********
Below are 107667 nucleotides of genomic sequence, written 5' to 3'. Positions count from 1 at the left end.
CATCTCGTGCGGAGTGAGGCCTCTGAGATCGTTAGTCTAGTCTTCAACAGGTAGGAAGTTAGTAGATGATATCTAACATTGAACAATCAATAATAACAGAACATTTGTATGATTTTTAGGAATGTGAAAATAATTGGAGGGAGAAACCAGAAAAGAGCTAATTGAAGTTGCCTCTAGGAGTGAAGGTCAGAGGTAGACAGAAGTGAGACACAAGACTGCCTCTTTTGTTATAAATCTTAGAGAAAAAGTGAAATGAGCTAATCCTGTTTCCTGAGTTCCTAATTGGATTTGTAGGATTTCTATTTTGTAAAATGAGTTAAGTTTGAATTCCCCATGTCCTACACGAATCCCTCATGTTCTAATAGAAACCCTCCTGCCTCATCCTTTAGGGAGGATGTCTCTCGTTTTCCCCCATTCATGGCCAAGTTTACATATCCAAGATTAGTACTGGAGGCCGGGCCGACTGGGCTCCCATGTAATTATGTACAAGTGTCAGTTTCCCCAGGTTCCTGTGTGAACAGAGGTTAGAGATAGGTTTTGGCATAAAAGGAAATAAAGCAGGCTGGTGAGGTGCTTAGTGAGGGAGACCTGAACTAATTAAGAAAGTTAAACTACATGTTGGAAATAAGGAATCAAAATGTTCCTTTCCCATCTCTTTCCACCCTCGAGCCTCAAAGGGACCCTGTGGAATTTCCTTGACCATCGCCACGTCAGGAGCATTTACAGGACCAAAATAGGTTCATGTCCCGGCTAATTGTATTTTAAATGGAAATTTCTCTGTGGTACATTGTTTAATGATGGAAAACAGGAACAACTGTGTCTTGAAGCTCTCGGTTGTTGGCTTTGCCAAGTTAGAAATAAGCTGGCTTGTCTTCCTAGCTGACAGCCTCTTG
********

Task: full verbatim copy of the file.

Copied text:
Below are 107667 nucleotides of genomic sequence, written 5' to 3'. Positions count from 1 at the left end.
CATCTCGTGCGGAGTGAGGCCTCTGAGATCGTTAGTCTAGTCTTCAACAGGTAGGAAGTTAGTAGATGATATCTAACATTGAACAATCAATAATAACAGAACATTTGTATGATTTTTAGGAATGTGAAAATAATTGGAGGGAGAAACCAGAAAAGAGCTAATTGAAGTTGCCTCTAGGAGTGAAGGTCAGAGGTAGACAGAAGTGAGACACAAGACTGCCTCTTTTGTTATAAATCTTAGAGAAAAAGTGAAATGAGCTAATCCTGTTTCCTGAGTTCCTAATTGGATTTGTAGGATTTCTATTTTGTAAAATGAGTTAAGTTTGAATTCCCCATGTCCTACACGAATCCCTCATGTTCTAATAGAAACCCTCCTGCCTCATCCTTTAGGGAGGATGTCTCTCGTTTTCCCCCATTCATGGCCAAGTTTACATATCCAAGATTAGTACTGGAGGCCGGGCCGACTGGGCTCCCATGTAATTATGTACAAGTGTCAGTTTCCCCAGGTTCCTGTGTGAACAGAGGTTAGAGATAGGTTTTGGCATAAAAGGAAATAAAGCAGGCTGGTGAGGTGCTTAGTGAGGGAGACCTGAACTAATTAAGAAAGTTAAACTACATGTTGGAAATAAGGAATCAAAATGTTCCTTTCCCATCTCTTTCCACCCTCGAGCCTCAAAGGGACCCTGTGGAATTTCCTTGACCATCGCCACGTCAGGAGCATTTACAGGACCAAAATAGGTTCATGTCCCGGCTAATTGTATTTTAAATGGAAATTTCTCTGTGGTACATTGTTTAATGATGGAAAACAGGAACAACTGTGTCTTGAAGCTCTCGGTTGTTGGCTTTGCCAAGTTAGAAATAAGCTGGCTTGTCTTCCTAGCTGACAGCCTCTTG